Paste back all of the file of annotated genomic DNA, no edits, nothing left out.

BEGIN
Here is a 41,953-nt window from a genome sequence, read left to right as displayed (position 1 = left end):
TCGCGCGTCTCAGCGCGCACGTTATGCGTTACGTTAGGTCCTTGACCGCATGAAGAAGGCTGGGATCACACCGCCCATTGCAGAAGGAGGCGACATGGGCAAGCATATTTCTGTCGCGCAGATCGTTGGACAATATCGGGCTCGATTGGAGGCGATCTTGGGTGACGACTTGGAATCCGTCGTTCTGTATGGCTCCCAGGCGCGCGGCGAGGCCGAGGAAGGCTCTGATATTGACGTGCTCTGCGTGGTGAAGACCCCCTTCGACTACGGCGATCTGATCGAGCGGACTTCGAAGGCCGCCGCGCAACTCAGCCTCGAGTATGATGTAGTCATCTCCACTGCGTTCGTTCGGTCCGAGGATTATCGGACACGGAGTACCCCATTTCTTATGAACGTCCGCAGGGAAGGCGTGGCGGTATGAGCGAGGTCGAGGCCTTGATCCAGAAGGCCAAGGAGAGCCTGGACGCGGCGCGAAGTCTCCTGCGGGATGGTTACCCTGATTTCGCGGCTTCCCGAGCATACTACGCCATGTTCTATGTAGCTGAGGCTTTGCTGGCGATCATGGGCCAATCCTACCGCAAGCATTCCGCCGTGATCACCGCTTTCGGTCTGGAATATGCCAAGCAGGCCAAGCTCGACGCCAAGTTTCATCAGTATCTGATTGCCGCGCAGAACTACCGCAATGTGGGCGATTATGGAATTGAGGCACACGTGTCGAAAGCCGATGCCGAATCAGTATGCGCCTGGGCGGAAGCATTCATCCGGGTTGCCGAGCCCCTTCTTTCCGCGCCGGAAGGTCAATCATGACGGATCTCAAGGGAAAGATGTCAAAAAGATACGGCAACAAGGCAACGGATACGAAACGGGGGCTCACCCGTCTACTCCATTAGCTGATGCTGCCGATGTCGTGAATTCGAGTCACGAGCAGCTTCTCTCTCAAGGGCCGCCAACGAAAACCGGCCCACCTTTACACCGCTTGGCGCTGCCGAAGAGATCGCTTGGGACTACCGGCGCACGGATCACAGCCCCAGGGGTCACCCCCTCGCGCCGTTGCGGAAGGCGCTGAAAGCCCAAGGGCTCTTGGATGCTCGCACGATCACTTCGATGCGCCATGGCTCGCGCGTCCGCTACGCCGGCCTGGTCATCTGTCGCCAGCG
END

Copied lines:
Here is a 41,953-nt window from a genome sequence, read left to right as displayed (position 1 = left end):
TCGCGCGTCTCAGCGCGCACGTTATGCGTTACGTTAGGTCCTTGACCGCATGAAGAAGGCTGGGATCACACCGCCCATTGCAGAAGGAGGCGACATGGGCAAGCATATTTCTGTCGCGCAGATCGTTGGACAATATCGGGCTCGATTGGAGGCGATCTTGGGTGACGACTTGGAATCCGTCGTTCTGTATGGCTCCCAGGCGCGCGGCGAGGCCGAGGAAGGCTCTGATATTGACGTGCTCTGCGTGGTGAAGACCCCCTTCGACTACGGCGATCTGATCGAGCGGACTTCGAAGGCCGCCGCGCAACTCAGCCTCGAGTATGATGTAGTCATCTCCACTGCGTTCGTTCGGTCCGAGGATTATCGGACACGGAGTACCCCATTTCTTATGAACGTCCGCAGGGAAGGCGTGGCGGTATGAGCGAGGTCGAGGCCTTGATCCAGAAGGCCAAGGAGAGCCTGGACGCGGCGCGAAGTCTCCTGCGGGATGGTTACCCTGATTTCGCGGCTTCCCGAGCATACTACGCCATGTTCTATGTAGCTGAGGCTTTGCTGGCGATCATGGGCCAATCCTACCGCAAGCATTCCGCCGTGATCACCGCTTTCGGTCTGGAATATGCCAAGCAGGCCAAGCTCGACGCCAAGTTTCATCAGTATCTGATTGCCGCGCAGAACTACCGCAATGTGGGCGATTATGGAATTGAGGCACACGTGTCGAAAGCCGATGCCGAATCAGTATGCGCCTGGGCGGAAGCATTCATCCGGGTTGCCGAGCCCCTTCTTTCCGCGCCGGAAGGTCAATCATGACGGATCTCAAGGGAAAGATGTCAAAAAGATACGGCAACAAGGCAACGGATACGAAACGGGGGCTCACCCGTCTACTCCATTAGCTGATGCTGCCGATGTCGTGAATTCGAGTCACGAGCAGCTTCTCTCTCAAGGGCCGCCAACGAAAACCGGCCCACCTTTACACCGCTTGGCGCTGCCGAAGAGATCGCTTGGGACTACCGGCGCACGGATCACAGCCCCAGGGGTCACCCCCTCGCGCCGTTGCGGAAGGCGCTGAAAGCCCAAGGGCTCTTGGATGCTCGCACGATCACTTCGATGCGCCATGGCTCGCGCGTCCGCTACGCCGGCCTGGTCATCTGTCGCCAGCG